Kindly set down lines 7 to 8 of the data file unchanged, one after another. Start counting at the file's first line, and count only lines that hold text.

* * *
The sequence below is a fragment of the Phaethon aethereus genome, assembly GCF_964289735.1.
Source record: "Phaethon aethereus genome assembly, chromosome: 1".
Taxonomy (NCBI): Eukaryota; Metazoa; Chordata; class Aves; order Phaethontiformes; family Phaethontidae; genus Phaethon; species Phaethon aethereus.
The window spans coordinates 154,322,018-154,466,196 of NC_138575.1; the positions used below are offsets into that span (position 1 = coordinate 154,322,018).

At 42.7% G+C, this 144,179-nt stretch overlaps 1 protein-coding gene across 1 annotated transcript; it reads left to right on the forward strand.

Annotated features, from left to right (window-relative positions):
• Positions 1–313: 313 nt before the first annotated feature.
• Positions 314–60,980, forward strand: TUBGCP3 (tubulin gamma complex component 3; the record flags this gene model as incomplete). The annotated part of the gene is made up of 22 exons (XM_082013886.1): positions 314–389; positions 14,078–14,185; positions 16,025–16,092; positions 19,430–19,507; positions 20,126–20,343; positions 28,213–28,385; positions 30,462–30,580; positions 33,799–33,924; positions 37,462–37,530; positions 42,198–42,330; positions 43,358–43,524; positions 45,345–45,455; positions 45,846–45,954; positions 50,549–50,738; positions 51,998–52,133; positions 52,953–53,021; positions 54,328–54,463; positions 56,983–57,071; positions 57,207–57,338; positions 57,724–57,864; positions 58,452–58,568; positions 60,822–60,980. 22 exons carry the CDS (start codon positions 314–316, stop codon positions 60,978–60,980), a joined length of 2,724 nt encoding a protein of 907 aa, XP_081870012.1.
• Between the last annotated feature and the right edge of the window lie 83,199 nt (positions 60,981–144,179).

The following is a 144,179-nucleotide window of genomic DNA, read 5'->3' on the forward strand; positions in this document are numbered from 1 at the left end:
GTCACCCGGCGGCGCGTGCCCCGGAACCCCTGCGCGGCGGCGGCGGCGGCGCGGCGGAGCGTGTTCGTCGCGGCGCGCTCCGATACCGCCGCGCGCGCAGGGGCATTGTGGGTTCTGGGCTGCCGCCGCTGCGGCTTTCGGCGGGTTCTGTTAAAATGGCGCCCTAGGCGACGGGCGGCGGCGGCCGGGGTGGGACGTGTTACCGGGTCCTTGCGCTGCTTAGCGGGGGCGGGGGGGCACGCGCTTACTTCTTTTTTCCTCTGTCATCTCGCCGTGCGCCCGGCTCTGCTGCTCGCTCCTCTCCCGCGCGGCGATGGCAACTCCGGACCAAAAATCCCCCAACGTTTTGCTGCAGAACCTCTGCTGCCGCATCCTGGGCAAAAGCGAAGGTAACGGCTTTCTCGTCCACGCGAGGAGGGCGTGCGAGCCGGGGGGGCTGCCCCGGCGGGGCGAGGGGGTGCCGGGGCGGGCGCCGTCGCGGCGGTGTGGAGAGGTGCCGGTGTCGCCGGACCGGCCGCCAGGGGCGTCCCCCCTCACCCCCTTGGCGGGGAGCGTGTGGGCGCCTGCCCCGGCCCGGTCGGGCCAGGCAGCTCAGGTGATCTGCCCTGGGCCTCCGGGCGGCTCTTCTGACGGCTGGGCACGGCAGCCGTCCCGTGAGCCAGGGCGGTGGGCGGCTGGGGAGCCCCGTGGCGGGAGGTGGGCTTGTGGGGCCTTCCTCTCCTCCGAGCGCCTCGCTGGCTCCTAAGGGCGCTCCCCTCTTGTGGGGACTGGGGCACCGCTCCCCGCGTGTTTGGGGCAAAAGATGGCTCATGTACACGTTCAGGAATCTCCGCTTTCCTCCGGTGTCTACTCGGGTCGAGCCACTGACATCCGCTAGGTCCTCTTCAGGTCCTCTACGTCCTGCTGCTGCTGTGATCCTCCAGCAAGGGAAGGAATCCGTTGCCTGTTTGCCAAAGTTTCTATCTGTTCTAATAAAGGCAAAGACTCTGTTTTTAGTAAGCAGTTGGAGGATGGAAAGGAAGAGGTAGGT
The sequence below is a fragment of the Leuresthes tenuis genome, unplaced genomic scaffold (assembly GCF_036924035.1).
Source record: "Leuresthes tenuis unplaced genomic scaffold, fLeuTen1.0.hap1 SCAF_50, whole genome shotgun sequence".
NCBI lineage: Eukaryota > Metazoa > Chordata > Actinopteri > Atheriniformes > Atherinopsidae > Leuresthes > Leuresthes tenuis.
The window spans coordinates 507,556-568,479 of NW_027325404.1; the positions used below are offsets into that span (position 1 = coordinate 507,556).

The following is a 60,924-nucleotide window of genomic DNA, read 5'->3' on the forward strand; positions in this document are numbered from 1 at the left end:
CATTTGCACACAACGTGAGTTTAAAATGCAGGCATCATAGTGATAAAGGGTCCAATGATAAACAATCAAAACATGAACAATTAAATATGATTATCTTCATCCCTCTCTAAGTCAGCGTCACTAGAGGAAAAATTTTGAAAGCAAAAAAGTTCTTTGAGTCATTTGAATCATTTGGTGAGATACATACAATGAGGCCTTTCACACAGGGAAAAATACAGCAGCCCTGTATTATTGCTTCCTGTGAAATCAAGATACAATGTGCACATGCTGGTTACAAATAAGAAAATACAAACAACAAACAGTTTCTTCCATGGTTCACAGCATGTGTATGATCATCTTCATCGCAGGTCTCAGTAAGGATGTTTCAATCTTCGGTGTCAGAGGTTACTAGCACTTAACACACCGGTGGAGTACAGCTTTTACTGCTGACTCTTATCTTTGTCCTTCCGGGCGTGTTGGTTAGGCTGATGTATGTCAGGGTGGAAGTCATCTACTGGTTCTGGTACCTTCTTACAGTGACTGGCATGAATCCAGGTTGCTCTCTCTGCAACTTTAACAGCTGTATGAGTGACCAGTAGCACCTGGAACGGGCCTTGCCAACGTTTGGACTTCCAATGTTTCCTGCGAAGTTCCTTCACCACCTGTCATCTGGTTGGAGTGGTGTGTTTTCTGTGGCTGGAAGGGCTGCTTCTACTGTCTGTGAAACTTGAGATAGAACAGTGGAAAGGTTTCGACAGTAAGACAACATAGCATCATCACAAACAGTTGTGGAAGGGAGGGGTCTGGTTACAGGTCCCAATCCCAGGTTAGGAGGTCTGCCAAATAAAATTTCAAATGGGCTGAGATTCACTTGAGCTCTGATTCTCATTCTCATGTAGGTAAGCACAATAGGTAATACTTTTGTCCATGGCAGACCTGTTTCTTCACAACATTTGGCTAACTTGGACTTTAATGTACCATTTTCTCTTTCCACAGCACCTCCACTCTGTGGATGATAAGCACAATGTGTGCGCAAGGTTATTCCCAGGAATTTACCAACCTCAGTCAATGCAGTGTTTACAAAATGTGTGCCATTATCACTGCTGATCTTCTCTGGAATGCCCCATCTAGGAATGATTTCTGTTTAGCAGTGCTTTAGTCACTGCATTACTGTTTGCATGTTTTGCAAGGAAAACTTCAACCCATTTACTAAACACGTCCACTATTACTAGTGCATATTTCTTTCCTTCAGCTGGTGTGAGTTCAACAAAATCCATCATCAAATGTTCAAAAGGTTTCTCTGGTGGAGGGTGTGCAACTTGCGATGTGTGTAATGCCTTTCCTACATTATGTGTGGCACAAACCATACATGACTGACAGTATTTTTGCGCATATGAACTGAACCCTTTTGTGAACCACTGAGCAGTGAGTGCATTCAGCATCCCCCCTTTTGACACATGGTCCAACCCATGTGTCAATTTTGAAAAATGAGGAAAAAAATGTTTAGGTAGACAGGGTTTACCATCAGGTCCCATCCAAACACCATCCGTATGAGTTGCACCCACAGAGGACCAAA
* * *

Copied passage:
• Positions 1–313: 313 nt before the first annotated feature.
• Positions 314–60,980, forward strand: TUBGCP3 (tubulin gamma complex component 3; the record flags this gene model as incomplete). The annotated part of the gene is made up of 22 exons (XM_082013886.1): positions 314–389; positions 14,078–14,185; positions 16,025–16,092; positions 19,430–19,507; positions 20,126–20,343; positions 28,213–28,385; positions 30,462–30,580; positions 33,799–33,924; positions 37,462–37,530; positions 42,198–42,330; positions 43,358–43,524; positions 45,345–45,455; positions 45,846–45,954; positions 50,549–50,738; positions 51,998–52,133; positions 52,953–53,021; positions 54,328–54,463; positions 56,983–57,071; positions 57,207–57,338; positions 57,724–57,864; positions 58,452–58,568; positions 60,822–60,980. 22 exons carry the CDS (start codon positions 314–316, stop codon positions 60,978–60,980), a joined length of 2,724 nt encoding a protein of 907 aa, XP_081870012.1.